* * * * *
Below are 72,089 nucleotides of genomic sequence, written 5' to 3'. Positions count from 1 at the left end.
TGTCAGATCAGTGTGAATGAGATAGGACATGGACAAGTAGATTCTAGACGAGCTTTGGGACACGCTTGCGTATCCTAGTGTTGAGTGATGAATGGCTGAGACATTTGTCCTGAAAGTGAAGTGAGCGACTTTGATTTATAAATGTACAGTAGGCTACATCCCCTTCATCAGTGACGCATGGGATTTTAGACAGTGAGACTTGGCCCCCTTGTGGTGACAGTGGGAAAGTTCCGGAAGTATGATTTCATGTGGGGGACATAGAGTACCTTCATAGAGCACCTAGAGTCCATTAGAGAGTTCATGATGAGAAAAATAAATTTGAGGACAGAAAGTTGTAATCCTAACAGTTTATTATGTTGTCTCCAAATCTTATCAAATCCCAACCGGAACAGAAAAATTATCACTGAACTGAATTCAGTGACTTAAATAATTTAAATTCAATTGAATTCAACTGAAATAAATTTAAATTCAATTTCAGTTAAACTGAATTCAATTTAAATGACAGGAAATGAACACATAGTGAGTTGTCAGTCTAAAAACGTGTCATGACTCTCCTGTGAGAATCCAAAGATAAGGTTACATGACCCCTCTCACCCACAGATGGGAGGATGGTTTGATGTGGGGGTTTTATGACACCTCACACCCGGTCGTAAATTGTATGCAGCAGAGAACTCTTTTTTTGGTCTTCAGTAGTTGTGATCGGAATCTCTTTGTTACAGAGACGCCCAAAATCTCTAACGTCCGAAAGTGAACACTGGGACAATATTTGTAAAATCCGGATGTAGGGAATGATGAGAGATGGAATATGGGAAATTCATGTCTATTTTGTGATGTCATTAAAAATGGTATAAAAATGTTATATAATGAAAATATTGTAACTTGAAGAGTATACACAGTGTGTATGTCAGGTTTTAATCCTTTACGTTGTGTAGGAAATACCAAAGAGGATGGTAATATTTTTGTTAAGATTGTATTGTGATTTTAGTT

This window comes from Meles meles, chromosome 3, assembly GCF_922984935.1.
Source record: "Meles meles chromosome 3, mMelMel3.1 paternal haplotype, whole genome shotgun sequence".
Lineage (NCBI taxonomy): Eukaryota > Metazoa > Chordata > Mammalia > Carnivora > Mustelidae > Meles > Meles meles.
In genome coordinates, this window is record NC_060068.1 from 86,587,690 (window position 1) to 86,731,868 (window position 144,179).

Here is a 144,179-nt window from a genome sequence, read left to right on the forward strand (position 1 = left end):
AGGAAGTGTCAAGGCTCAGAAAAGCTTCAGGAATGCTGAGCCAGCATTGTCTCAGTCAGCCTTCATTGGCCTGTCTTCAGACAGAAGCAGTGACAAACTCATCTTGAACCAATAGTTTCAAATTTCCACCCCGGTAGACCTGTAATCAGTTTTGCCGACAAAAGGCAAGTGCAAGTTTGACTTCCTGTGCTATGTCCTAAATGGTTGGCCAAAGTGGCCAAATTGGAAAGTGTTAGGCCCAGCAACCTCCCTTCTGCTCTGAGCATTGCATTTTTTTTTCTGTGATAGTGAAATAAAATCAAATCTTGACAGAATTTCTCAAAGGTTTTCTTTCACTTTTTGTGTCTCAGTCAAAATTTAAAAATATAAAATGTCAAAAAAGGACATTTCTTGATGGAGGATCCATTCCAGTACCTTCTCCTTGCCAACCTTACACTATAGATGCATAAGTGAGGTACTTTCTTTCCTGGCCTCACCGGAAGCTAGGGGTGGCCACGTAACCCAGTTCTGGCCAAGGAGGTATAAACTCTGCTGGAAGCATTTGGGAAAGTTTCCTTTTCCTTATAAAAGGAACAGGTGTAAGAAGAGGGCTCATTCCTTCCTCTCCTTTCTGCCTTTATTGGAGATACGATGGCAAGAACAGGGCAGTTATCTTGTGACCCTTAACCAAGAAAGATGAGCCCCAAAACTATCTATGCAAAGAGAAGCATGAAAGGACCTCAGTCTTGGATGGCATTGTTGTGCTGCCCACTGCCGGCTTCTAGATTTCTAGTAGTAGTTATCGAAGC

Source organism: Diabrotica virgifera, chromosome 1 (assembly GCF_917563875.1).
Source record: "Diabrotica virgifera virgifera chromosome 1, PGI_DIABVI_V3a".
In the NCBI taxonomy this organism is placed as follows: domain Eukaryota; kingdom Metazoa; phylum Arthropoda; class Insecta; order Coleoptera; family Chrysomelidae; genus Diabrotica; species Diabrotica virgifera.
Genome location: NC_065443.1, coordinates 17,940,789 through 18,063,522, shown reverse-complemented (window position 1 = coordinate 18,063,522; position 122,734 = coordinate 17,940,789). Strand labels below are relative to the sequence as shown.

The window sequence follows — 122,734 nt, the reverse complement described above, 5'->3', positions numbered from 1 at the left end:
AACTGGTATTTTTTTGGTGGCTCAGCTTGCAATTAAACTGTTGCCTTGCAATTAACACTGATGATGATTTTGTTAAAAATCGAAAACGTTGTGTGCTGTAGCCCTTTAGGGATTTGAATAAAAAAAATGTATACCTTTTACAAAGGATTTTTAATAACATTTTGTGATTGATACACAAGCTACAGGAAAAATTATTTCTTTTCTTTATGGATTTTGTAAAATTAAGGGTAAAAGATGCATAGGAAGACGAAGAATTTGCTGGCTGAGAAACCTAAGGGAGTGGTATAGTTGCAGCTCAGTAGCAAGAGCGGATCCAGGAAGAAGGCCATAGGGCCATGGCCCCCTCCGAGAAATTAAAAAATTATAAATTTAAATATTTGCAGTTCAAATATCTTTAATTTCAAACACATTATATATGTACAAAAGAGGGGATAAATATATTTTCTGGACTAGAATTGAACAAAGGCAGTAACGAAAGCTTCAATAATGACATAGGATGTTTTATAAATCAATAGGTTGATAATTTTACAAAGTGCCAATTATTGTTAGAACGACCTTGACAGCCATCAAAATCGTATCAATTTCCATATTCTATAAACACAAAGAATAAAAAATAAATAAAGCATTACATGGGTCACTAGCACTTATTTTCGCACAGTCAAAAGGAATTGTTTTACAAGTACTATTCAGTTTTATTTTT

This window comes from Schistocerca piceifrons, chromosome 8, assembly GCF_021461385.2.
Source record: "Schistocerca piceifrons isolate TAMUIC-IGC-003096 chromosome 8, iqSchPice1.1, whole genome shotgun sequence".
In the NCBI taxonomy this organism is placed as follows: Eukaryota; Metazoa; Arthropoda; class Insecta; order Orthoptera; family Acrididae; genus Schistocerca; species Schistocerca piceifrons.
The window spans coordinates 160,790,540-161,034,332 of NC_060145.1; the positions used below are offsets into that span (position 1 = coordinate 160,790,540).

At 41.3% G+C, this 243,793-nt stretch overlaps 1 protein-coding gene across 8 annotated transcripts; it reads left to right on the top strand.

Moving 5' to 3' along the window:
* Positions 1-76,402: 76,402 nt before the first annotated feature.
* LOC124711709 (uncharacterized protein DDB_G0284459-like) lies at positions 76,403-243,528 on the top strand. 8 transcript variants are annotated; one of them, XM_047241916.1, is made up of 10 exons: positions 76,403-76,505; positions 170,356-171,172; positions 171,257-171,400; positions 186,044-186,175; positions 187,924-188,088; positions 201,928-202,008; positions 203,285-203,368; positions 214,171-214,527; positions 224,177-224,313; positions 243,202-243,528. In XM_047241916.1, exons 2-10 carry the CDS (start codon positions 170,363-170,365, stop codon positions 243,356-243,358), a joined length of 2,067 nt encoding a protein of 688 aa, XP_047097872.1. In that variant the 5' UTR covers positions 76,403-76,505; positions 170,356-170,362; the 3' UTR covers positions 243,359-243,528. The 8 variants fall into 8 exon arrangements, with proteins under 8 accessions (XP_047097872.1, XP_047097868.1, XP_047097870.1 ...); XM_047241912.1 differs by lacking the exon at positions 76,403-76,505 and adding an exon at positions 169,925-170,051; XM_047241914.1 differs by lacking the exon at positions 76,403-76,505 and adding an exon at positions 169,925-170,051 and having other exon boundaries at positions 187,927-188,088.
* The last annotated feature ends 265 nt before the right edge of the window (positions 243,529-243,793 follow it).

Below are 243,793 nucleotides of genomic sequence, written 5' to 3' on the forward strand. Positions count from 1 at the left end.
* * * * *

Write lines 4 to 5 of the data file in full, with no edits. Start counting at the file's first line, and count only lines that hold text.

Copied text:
Source record: "Meles meles chromosome 3, mMelMel3.1 paternal haplotype, whole genome shotgun sequence".
Lineage (NCBI taxonomy): Eukaryota > Metazoa > Chordata > Mammalia > Carnivora > Mustelidae > Meles > Meles meles.